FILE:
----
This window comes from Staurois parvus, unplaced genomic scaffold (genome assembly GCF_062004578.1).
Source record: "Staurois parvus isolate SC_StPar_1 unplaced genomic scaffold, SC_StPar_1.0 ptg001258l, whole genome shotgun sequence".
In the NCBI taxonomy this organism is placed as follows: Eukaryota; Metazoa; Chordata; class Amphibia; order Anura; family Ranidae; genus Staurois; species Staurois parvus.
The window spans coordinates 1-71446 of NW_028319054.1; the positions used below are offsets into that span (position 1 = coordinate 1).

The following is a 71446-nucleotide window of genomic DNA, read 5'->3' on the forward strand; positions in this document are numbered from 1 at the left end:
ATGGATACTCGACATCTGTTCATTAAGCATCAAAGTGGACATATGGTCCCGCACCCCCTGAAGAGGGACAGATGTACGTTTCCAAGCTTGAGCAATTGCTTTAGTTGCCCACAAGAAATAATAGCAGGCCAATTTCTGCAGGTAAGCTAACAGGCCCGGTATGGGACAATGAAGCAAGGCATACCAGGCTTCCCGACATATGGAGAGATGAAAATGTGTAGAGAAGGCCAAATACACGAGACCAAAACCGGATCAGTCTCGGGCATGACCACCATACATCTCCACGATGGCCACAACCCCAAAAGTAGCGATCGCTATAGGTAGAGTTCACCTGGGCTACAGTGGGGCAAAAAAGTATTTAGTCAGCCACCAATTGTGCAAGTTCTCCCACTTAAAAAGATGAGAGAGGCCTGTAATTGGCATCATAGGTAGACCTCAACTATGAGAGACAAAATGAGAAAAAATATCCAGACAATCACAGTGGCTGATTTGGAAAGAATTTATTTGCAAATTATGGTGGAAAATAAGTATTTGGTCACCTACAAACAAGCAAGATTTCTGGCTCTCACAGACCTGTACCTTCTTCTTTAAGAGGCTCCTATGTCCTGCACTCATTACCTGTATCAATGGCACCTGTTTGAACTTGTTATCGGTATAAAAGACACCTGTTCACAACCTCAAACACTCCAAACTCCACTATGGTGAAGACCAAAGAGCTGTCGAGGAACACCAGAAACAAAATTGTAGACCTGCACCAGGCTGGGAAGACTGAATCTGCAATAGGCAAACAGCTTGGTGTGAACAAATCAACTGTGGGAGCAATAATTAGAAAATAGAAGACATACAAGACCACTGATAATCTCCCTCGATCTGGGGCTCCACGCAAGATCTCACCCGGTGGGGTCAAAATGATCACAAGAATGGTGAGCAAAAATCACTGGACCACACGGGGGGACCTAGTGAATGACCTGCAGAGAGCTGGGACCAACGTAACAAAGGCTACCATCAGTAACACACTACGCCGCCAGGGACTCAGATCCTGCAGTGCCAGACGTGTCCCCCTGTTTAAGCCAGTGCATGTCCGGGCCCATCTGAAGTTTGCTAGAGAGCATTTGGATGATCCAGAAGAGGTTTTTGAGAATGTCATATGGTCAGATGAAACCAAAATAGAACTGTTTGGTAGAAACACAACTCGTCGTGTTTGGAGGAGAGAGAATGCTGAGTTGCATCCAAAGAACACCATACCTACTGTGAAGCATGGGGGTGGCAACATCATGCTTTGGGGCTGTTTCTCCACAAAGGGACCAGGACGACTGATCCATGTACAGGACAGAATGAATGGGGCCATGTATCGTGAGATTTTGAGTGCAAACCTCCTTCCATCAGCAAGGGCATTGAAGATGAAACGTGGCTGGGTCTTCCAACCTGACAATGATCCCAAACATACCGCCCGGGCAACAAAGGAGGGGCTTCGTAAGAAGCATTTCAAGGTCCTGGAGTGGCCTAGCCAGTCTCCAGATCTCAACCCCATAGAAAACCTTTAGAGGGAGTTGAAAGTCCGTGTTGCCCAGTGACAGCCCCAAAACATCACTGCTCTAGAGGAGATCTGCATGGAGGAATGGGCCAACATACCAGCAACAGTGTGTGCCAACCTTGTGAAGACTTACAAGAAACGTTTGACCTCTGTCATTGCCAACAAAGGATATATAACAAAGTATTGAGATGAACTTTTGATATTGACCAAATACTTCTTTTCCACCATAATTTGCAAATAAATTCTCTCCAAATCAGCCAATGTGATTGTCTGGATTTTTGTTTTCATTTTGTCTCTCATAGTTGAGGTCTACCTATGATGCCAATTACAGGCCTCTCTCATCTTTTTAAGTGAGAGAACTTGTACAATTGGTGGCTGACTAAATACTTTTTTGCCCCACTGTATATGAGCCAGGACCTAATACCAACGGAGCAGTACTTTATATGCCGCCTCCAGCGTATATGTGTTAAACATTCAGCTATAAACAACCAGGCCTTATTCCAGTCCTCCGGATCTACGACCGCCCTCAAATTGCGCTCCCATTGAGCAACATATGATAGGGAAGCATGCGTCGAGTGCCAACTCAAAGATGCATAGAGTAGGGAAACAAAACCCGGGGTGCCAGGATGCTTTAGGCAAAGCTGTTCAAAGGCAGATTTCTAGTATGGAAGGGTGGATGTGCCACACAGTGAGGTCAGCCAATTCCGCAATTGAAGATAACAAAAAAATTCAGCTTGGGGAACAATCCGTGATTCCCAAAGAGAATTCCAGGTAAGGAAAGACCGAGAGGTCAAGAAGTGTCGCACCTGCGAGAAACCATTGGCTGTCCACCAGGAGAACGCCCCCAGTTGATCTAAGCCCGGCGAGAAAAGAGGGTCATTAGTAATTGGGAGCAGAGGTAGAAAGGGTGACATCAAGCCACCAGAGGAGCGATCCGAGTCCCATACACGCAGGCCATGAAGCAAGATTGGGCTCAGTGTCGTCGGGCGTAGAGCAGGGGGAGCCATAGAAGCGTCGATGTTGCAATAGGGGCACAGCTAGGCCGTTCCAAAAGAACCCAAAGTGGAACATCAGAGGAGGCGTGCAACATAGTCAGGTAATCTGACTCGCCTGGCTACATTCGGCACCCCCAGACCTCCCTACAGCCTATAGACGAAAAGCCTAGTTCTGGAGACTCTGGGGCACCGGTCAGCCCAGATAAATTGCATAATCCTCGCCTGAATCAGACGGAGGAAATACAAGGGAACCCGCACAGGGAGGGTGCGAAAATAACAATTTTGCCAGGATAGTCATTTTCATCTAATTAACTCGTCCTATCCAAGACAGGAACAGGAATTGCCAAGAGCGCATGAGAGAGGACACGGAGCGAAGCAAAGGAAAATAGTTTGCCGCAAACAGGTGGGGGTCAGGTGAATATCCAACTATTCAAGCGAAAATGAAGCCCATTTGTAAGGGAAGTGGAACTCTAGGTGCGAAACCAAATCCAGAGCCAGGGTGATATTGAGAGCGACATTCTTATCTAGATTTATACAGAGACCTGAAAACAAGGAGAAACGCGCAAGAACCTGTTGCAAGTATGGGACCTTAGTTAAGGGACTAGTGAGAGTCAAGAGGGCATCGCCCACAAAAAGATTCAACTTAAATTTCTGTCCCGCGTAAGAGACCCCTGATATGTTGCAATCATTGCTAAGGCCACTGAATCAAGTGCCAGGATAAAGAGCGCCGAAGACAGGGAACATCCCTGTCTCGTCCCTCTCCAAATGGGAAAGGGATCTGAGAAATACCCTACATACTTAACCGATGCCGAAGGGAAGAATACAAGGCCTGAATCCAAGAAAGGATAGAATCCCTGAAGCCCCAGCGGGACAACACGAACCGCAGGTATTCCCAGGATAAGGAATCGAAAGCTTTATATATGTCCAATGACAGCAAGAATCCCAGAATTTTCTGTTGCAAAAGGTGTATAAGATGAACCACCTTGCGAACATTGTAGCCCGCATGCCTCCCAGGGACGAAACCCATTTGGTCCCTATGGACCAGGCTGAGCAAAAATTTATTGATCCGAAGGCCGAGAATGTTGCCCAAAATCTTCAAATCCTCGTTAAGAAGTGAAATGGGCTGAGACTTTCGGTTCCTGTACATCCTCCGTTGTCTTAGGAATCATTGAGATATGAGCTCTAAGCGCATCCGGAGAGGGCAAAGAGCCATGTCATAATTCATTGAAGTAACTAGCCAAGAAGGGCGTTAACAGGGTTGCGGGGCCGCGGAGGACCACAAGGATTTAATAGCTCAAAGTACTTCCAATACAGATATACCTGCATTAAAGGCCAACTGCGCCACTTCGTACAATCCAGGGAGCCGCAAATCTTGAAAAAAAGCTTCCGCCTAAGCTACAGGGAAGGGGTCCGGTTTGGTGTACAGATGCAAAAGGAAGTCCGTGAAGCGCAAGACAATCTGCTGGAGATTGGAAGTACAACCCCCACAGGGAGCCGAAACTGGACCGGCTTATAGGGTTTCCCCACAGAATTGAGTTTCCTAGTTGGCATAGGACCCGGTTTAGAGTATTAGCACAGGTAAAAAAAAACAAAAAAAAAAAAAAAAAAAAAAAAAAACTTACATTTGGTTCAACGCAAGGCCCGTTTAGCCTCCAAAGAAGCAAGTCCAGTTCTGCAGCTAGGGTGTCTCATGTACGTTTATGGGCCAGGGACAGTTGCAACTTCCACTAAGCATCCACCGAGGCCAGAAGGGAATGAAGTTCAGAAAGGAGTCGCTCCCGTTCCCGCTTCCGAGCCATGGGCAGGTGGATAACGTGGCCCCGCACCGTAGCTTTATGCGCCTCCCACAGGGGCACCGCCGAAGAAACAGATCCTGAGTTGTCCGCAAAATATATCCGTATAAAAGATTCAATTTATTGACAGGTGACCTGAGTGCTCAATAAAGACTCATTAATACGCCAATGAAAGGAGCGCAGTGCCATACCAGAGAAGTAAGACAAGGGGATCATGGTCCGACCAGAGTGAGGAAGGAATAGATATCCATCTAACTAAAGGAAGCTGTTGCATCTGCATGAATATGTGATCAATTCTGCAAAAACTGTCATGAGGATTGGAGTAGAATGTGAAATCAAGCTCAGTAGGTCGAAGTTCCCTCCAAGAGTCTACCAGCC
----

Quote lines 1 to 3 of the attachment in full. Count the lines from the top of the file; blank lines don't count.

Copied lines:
This window comes from Staurois parvus, unplaced genomic scaffold (genome assembly GCF_062004578.1).
Source record: "Staurois parvus isolate SC_StPar_1 unplaced genomic scaffold, SC_StPar_1.0 ptg001258l, whole genome shotgun sequence".
In the NCBI taxonomy this organism is placed as follows: Eukaryota; Metazoa; Chordata; class Amphibia; order Anura; family Ranidae; genus Staurois; species Staurois parvus.